While this year’s Capitol protests, recounts and recalls made headlines on their own, Governor Scott Walker’s proposal to curtail collective bargaining for most public employees was the spark that set off many of the political battles fought in Madison in 2011.
Governor Walker introduced his budget repair bill on February 11th, arguing it was needed to close a $137 million gap in state spending. Walker warned that failing to act could result in “massive layoffs at the state and the local level.”
Included in the bill was increased pension and health care contributions from state workers, along with the removal of collective bargaining on most public employment issues.
AFSCME head Rick Badger was among many union members who called the bill an assault on the rights of workers that “would wipe out decades of labor relations.”
The bill seemed positioned for quick passage, with a vote scheduled in the state Senate just a week later. On the day that vote was supposed to take place though, 14 Senate Democrats left the state for Illinois to prevent a vote. The move resulted in a Legislative standoff that would take three weeks to resolve.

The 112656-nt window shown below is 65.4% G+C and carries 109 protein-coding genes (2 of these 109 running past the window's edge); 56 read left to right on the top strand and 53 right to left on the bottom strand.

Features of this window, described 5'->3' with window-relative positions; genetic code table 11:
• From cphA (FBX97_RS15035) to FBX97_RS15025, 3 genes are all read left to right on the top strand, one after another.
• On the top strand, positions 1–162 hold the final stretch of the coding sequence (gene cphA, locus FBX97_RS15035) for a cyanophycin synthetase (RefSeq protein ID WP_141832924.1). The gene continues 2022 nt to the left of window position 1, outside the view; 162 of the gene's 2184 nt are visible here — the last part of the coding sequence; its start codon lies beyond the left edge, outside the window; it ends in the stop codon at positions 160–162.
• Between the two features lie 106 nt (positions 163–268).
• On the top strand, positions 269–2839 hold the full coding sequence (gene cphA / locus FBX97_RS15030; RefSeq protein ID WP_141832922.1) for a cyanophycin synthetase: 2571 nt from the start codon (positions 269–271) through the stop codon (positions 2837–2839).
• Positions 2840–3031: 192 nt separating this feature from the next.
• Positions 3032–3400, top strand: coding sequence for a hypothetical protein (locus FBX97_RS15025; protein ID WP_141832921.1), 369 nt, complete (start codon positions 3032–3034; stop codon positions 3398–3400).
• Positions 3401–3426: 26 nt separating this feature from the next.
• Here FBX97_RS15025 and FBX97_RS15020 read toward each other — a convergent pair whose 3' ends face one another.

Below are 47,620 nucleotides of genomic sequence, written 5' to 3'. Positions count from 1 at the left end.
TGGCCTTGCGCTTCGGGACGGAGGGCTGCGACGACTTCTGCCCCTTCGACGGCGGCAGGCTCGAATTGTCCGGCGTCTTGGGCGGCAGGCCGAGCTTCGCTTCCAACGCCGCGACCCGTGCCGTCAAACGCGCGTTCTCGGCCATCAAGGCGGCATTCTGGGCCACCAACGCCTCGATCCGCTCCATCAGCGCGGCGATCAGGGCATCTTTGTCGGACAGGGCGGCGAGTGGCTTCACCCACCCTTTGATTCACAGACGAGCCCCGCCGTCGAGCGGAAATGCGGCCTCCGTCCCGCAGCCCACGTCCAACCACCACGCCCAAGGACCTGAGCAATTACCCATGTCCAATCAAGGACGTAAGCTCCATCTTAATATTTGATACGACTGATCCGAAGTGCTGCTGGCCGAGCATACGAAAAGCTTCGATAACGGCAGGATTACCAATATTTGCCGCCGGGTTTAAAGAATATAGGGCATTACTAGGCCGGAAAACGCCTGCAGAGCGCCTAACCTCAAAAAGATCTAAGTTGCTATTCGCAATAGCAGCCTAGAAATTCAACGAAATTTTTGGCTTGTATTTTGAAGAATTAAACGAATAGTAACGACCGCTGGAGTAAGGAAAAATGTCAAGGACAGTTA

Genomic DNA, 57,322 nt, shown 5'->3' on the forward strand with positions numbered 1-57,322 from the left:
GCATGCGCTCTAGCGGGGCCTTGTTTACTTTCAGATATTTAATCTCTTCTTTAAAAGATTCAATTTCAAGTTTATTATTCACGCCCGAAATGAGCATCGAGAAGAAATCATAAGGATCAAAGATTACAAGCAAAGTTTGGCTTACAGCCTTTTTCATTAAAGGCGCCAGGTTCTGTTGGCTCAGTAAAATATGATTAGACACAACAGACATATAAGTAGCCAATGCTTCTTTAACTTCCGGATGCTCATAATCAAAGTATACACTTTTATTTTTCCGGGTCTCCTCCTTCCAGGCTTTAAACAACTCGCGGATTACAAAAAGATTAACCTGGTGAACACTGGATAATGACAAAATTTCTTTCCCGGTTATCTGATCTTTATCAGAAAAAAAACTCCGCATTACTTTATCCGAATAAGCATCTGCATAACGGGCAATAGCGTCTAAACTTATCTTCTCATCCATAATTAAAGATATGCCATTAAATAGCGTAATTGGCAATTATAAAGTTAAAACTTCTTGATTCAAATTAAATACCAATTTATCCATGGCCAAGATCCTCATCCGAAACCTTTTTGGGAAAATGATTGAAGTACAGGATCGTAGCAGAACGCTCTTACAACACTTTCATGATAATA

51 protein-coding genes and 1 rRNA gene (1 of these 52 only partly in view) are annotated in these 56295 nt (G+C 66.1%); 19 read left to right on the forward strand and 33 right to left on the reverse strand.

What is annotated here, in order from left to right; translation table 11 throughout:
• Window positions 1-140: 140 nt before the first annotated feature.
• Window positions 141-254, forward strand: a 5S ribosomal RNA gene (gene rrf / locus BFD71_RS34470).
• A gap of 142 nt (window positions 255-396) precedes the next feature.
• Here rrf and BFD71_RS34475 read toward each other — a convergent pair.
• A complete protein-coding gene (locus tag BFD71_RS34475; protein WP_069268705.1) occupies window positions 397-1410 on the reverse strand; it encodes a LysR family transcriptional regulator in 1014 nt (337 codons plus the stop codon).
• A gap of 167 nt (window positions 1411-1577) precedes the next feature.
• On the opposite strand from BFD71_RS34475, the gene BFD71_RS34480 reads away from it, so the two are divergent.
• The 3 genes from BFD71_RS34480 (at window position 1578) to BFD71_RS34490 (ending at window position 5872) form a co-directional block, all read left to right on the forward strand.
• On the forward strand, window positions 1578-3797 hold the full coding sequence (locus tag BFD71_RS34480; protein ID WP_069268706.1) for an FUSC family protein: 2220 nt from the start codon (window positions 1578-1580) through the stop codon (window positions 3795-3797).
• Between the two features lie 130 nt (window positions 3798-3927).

As lawmakers worked to get the Democrats to come back, tens of thousands of protesters converged on the Capitol building, disrupting the daily operations of state government as demonstrators fought to “kill the bill.”
During that time, the Assembly moved ahead with work on the budget repair bill and passed it after more than 60 hours of debate. But with Senate Democrats still out of the state and negotiations going nowhere, the measure was left to sit and wait.
Then, on March 9th, Senate Republicans called a conference committee hearing late in the day, where they approved a stripped down version of the bill. The changes removed the fiscal policy elements, leaving the collective bargaining changes intact. The move allowed Republicans to approve the bill in the Senate without Democrats being present. The Assembly quickly acted on the new version and Governor Walker signed it within days.
However, implementation was blocked by a legal challenge from Democrats, who argued the conference committee violated the open meetings law by not being properly noticed at least two hours in advance. A Dane County judge agreed with that argument and blocked implementation, but the state Supreme Court overturned the decision in mid-June allowing Act 10 to finally take effect.
AUDIO: Andrew Beckett reports (1:59)